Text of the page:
chairman of the Dearborn section
of the Communist Party, on a
charge of breaking and entering,
"was an attempt to further in-
timidate the Negro people and to
defame American Communists."
The Associated Press reported
that the case would come un to-


El Toro air base at Santa Ana, Calif., spent the 173rd birthday
of the Marine Corps fighting a brush fire that swept over thou-
sands of acres and caused 1,500 persons to evacuate their homes.
The fire came within a mile of the 900 building Marine air base.
The Devil Dogs are shown picking up fire axes at a ranger station
to use in battling the blaze.
Check Reveals Students Want
Marriage Lectures Continued

Students emphatically favor
continuing marriage relations lec-
tures, a Daily spot check revealed
Juniors and seniors-the two
classes most immediately affected
-voiced support of the education-
al program.
, ,*
RISING COSTS of lecturers'
fees and apparent lack of student
support may keep the annual se-




Student photographers will now
get a chance to see their pictures
in print, and maybe win a radio
The opening of the 1949 Michi-
ganensian photography contest
has been announced by Bill Oster-
man, Ensian assistant promotions
THE OBJECT of the contest is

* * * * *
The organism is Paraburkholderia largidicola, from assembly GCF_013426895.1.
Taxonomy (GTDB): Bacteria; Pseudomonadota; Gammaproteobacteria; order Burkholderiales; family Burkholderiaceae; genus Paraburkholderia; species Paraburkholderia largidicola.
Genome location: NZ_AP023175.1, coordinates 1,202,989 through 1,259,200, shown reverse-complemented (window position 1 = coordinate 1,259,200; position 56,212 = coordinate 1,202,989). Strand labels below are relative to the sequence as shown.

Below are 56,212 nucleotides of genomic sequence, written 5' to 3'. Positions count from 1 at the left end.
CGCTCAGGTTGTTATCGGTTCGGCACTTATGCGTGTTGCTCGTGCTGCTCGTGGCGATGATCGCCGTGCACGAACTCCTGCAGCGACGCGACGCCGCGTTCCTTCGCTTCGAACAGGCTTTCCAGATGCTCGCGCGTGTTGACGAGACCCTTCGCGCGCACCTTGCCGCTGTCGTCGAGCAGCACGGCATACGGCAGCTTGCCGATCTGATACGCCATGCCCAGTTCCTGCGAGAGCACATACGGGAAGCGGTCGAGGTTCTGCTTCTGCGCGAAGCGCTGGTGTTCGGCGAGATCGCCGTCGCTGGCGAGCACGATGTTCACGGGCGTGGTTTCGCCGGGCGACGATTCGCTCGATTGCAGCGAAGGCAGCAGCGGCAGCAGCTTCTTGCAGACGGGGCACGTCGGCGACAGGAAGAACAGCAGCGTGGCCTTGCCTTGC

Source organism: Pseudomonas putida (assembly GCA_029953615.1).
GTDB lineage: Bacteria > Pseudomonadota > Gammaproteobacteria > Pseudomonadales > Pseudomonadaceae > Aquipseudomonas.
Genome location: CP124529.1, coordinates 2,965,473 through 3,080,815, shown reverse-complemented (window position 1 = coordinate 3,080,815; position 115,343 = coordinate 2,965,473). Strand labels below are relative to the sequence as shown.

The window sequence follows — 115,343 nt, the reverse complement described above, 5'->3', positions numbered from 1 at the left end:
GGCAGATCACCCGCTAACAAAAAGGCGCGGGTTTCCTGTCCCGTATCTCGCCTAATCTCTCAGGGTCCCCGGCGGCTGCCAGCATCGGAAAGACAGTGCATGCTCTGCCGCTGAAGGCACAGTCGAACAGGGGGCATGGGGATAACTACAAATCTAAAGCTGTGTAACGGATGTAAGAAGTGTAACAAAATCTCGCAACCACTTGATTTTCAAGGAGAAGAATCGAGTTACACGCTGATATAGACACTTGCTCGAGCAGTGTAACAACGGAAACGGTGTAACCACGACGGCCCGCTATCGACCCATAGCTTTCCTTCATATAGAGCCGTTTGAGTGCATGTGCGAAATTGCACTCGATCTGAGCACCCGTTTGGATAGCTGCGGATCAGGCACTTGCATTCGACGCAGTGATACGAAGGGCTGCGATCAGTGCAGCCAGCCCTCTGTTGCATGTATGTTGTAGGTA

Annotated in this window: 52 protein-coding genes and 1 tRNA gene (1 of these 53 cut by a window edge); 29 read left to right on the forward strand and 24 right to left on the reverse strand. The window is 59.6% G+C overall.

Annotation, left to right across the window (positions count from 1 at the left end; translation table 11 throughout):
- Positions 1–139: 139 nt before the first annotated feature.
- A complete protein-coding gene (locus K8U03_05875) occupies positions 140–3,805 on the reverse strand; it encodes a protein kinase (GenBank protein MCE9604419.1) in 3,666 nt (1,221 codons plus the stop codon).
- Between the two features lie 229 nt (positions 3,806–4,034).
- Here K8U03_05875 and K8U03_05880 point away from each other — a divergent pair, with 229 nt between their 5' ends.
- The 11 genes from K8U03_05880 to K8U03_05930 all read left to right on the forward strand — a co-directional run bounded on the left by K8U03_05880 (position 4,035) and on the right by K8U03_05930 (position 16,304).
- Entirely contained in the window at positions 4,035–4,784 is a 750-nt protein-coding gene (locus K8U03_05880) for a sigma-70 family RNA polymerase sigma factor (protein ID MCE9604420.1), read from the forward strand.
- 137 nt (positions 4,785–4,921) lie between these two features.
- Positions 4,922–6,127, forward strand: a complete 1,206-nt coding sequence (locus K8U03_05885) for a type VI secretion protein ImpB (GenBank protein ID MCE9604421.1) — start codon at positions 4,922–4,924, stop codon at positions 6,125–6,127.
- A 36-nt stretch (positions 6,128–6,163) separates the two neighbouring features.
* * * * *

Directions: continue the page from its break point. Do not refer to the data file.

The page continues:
to get candid and posed shots for
possible publication in the '49
Ensian. Anyone who buys a 1949
Ensian is "eligible.
The winner of the contest will
receive a brand new table model
radio, and other good shots may
be used in the new yearbook.
However, Osterman said that
under the rules of the contest, all
pictures become the property of
the Ensian, and the Ensian re-
serves the right to decide whether
they will be published or not.
* ' A
THE PICTURES should be
brought or mailed to the Ensian
office, Student Publications Build-
ing on Maynard Street. All entries
must be in by December 15, so
that they can be given to the three
judges for consideration.
Judging the pictures are Jean
Leonard, Daily advertising man-
ager, Alex Lmanian, Ensian
photography editor, and Pete
These three will choose the win-
ning picture which will be an-
nounced the week of Jan. 3.

Osterman said that the pictures'
subject matter should follow the
theme of the 1949 Ensian, which
is "Michigan Today." He said that
the Ensian wants informal shots
which may be used in a candid
photo section of the book.
HE SUGGESTED shots from
the dormitories, fraternities,
league houses, sororities, social
functions, and other potentially in-
teresting pictures.
Photographers are not required
to submit negatives of their prints;
just the print.
IRA Group To
Hold Session
A training session in the tech-
niques of fighting racial discrimi-
nation will be held at 7:30 p.m. to-
day in the Union, by the Inter-
Racial Association.
Heading the program will be
Prof. T. M. Newcomb of the So-
ciology Department and Dr. Ron-
ald Lippitt, director of the Re-
search Institute for Group Dy-
namics, which recently moved to